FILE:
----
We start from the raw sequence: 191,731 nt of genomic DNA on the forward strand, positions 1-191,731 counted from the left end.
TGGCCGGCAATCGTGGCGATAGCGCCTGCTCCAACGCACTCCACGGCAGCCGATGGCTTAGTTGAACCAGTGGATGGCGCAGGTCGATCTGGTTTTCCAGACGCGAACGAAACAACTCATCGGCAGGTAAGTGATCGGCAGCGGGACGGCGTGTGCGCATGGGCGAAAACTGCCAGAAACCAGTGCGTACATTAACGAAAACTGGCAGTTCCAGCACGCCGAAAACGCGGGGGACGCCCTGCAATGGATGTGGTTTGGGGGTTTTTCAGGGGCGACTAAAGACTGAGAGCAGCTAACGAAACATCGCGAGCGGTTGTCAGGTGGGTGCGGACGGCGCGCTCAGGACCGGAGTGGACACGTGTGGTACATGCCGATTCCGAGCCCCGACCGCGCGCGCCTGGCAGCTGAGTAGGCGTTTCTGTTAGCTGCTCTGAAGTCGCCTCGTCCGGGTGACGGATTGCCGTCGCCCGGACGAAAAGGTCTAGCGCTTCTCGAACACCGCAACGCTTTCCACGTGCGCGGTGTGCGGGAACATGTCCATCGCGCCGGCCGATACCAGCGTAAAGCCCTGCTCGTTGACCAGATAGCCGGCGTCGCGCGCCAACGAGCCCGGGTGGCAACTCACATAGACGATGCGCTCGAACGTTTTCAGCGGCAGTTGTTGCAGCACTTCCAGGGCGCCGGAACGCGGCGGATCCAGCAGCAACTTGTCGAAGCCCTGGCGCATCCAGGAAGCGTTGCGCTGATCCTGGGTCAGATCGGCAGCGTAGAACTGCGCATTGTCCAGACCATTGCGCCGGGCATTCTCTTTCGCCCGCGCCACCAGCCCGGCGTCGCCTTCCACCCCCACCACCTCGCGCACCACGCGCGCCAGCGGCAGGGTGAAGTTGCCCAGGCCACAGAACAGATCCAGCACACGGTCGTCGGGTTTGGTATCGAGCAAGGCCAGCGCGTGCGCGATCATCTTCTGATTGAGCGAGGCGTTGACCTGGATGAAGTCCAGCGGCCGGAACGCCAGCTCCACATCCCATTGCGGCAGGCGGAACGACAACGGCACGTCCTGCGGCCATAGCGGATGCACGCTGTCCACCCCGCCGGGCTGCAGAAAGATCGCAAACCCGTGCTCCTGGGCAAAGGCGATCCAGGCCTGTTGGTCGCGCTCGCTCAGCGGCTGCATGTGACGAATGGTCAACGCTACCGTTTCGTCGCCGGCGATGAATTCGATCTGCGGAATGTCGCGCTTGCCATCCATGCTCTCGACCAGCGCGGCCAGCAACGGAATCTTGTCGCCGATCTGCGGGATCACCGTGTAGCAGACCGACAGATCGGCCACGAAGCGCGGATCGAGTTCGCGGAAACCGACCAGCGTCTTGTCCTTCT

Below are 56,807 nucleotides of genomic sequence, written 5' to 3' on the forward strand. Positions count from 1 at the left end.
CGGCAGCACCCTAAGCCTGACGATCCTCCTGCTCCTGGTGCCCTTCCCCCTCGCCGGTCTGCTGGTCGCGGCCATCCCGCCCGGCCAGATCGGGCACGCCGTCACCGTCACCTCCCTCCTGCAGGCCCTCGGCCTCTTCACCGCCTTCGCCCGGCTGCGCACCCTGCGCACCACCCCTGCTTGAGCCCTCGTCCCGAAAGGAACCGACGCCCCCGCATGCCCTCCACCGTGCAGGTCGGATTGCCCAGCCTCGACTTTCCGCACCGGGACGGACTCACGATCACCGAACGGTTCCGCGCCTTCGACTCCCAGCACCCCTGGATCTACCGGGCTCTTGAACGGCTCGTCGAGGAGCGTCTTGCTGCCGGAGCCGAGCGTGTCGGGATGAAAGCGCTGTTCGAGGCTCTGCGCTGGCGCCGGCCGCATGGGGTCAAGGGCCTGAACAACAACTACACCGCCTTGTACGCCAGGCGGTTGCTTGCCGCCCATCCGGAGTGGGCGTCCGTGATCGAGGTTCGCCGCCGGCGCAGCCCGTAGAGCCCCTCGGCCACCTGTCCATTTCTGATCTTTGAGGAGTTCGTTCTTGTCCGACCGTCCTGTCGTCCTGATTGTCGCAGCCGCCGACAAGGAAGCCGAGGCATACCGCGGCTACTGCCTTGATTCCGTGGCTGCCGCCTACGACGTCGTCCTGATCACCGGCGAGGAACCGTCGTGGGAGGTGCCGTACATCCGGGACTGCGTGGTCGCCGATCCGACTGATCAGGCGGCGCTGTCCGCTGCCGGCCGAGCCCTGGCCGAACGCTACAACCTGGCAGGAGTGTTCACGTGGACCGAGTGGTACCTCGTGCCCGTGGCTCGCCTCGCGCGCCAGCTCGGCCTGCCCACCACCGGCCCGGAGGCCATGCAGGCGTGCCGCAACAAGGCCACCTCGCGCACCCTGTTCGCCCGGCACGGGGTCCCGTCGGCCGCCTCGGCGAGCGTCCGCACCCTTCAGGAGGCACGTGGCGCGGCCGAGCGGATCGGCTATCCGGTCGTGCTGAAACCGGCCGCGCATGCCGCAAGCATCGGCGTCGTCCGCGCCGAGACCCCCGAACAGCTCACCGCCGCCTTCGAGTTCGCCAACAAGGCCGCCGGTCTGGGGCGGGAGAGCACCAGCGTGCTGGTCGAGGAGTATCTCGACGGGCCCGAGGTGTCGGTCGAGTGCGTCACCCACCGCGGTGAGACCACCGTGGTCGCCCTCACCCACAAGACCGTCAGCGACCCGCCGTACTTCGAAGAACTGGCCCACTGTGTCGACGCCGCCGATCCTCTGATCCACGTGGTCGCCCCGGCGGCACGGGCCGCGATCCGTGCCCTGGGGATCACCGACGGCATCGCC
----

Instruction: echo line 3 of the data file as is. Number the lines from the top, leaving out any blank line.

Below are 56,807 nucleotides of genomic sequence, written 5' to 3' on the forward strand. Positions count from 1 at the left end.